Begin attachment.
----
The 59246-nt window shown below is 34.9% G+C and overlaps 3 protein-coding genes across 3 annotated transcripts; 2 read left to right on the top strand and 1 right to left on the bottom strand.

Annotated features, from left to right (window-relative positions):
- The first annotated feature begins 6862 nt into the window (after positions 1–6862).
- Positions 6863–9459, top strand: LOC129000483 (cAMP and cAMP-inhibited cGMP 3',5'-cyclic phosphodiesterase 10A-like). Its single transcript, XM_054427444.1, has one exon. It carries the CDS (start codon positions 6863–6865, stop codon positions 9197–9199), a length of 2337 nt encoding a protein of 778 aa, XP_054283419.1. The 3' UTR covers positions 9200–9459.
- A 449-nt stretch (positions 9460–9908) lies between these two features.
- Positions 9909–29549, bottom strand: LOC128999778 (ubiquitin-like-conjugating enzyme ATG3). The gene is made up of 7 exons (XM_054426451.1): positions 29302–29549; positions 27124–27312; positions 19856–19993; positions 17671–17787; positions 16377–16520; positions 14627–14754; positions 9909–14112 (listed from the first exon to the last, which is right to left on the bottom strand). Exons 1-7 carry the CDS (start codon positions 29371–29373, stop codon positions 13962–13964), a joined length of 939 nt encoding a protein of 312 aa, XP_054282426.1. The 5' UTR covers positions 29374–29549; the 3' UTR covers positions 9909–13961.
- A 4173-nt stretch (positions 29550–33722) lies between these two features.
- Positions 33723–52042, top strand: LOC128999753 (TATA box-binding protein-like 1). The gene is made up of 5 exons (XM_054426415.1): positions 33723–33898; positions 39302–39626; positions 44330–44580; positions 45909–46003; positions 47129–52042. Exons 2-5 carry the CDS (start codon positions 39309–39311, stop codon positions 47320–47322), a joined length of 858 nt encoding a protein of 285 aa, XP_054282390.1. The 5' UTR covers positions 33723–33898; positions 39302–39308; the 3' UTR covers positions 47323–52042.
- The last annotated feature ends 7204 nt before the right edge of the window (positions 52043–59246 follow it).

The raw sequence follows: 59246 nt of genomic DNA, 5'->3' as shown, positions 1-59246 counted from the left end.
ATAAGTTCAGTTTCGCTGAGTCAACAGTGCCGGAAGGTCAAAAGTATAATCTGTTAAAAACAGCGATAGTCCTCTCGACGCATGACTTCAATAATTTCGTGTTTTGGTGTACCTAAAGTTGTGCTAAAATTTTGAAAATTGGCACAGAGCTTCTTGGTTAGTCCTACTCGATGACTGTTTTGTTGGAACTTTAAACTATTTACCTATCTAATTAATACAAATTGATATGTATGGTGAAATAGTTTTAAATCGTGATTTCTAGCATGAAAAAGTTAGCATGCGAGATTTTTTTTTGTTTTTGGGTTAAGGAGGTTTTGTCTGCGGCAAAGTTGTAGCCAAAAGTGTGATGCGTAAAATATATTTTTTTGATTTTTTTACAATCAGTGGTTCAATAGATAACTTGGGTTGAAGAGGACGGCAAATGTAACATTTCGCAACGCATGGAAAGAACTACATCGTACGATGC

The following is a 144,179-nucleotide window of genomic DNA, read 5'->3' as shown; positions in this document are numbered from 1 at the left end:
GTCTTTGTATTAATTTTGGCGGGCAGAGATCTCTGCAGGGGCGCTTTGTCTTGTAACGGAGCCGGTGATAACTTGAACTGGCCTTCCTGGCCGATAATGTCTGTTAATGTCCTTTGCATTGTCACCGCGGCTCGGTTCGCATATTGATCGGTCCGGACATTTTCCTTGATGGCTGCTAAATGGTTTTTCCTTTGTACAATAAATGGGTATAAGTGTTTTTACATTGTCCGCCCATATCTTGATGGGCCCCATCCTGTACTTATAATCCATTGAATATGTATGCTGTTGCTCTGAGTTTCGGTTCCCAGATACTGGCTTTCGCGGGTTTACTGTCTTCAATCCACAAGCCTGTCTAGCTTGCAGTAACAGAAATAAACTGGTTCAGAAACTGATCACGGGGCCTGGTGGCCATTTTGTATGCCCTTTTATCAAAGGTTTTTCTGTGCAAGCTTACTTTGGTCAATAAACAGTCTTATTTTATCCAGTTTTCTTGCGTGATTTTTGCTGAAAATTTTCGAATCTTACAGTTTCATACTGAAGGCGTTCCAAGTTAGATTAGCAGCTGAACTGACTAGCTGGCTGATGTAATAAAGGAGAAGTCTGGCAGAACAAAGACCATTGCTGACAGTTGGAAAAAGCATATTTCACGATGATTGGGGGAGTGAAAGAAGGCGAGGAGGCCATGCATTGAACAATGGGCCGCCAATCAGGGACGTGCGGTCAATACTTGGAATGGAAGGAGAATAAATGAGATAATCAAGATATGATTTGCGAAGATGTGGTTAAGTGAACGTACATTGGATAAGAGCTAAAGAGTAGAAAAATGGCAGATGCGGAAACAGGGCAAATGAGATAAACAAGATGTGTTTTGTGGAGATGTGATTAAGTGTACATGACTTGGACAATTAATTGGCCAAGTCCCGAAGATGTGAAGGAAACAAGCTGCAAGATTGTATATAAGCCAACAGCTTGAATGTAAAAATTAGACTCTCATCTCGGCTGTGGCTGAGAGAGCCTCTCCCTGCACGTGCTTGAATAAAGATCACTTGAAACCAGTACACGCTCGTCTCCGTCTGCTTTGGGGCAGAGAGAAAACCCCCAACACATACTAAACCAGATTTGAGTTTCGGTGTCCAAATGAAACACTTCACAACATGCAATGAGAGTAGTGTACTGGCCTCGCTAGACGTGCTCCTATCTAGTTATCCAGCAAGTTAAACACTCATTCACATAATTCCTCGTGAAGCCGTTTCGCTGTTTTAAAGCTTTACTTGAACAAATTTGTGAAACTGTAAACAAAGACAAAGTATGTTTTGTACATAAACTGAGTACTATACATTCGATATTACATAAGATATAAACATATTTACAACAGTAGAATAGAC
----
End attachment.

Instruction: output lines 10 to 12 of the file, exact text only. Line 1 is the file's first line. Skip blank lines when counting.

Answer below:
The raw sequence follows: 59246 nt of genomic DNA, 5'->3' as shown, positions 1-59246 counted from the left end.
ATAAGTTCAGTTTCGCTGAGTCAACAGTGCCGGAAGGTCAAAAGTATAATCTGTTAAAAACAGCGATAGTCCTCTCGACGCATGACTTCAATAATTTCGTGTTTTGGTGTACCTAAAGTTGTGCTAAAATTTTGAAAATTGGCACAGAGCTTCTTGGTTAGTCCTACTCGATGACTGTTTTGTTGGAACTTTAAACTATTTACCTATCTAATTAATACAAATTGATATGTATGGTGAAATAGTTTTAAATCGTGATTTCTAGCATGAAAAAGTTAGCATGCGAGATTTTTTTTTGTTTTTGGGTTAAGGAGGTTTTGTCTGCGGCAAAGTTGTAGCCAAAAGTGTGATGCGTAAAATATATTTTTTTGATTTTTTTACAATCAGTGGTTCAATAGATAACTTGGGTTGAAGAGGACGGCAAATGTAACATTTCGCAACGCATGGAAAGAACTACATCGTACGATGC

The following is a 144,179-nucleotide window of genomic DNA, read 5'->3' as shown; positions in this document are numbered from 1 at the left end: